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By Sue Merrell
The good news is, Augusta Barn's production of "The Wedding Singer" isn't an Adam Sandler movie. Instead this kitschy romantic comedy is a retro rampage through bold colors, bad hairstyles, MTV dance videos and everything else of the '80s.
The story's 1985 setting is sufficiently passe to trigger hilarious memories. Remember those bulky bag phones? How about Jello shooters and "Where's the Beef?" And you'll love a dance routine to "Casualty of Love" that looks suspiciously like the "Thriller" dance video.
The basic plot of the 2006 musical by Chad Beguelin and Tim Herlihy follows the 1998 movie (written by Herlihy). Robbie Hart (Eric Parker) and his bandmates Sammy (Roy Brown) and George (Jamey Grisham) dream of becoming rock stars but settle for singing at weddings. When Robbie's own wedding falls through, he sinks into a deep funk and resorts to playing Bar Mitzvahs instead of weddings. A spunky waitress friend, Julia (Emily Fleming), talks him into helping her plan her wedding to her self-absorbed, Wall Street fiance, Glen (Patrick Hunter.) Naturally, Julia and Robbie fall in love but have to overcome a series of misunderstandings before they get together.
I was worried the more mature Parker wouldn't be able to pull off the energetic young rocker role, but except for a long hair wig that got a little twisted, he was a full-throttle rocker with all the power and passion these songs require. As the waitress, Fleming has a sweet but strong singing voice, not to mention this fetching lopsided smile and wide-eyed innocence that make Julia simply irresistible. You know you're gonna love her from her opening number, "Someday," where she interjects herself between the bride and groom in all the usual photo opportunities.
One of the major differences in the musical script is that Robbie lives with his grandparents who are about to celebrate their 50th anniversary. This is fortuitous for The Barn, which pulls out a ringer, Dusty Reeds, for the role of the outspoken Grandma. Reeds has more than 50 years with the theater as an actress, director and designer. She adds plenty of bright-eyed spunk to the role, and Tuesday's opening night audience gave her a boisterous standing ovation at curtain call.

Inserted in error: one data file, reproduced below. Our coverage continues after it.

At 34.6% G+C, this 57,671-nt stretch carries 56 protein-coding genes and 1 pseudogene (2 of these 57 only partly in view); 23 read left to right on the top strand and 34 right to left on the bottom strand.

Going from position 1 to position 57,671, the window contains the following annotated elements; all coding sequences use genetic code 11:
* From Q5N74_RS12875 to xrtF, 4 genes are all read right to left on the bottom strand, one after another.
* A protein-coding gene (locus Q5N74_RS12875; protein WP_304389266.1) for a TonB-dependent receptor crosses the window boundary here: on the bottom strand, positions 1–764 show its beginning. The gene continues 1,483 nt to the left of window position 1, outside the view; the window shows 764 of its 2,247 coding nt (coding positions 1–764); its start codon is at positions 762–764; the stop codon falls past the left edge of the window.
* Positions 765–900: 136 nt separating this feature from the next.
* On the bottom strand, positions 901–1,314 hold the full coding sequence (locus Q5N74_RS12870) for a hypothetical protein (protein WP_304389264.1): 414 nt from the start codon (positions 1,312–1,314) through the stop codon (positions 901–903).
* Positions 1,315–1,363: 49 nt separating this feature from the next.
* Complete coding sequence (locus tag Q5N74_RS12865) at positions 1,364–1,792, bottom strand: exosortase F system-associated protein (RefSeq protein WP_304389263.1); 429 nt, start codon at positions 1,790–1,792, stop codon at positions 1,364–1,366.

Matthew Sklar's music, with lyrics by Beguelin, definitely has an '80s pop feel, but that's not why I love it. It's just so much fun. "Pop!" is a catchy, syncopated number, with the addition of a couple of champagne corks, that makes an expected proposal full of surprises. I also loved "All About the Green," that pulls in '80s references like "Reaganomics" and frighteningly prophetic references to junk bonds and insider trading. Once again, musical director John Jay Espino and his four-piece pit band rattle the rafters in that old barn.
Before the show is over, Reagan and other '80s icons including Tina Turner, Imelda Marcos, Billy Idol and Cyndi Lauper, make appearances in an outrageous impersonator overload.
The show is a loose patchwork of punchy scenes that don't necessarily flow together musically, which is often the problem when movies are made into stage productions, but director Brendan Ragotzy keeps the action moving with the bare minimum of set pieces coming and going. Only once did a set change black out seem too long. Set designer Steven Lee Burright frames the stage in black, painted with confetti and streamers in fluorescent colors. Bold projections of color on the background screen give each scene its own pizzazz. Costume designer Michael Wilson Morgan seems to have had fun collecting gaudy '80s fashions and bustiers.
Like its era, "The Wedding Singer" may never be considered a classic, but it's fun while it lasts.
SHOW DETAILS: "The Wedding Singer" continues at the Barn Theatre, 13351 W. M-96, Augusta, Tuesday-Sunday through July 28. Running time: 140 minutes. Tickets: $34. For information: 269-731-4121 or www.barntheatre.com.
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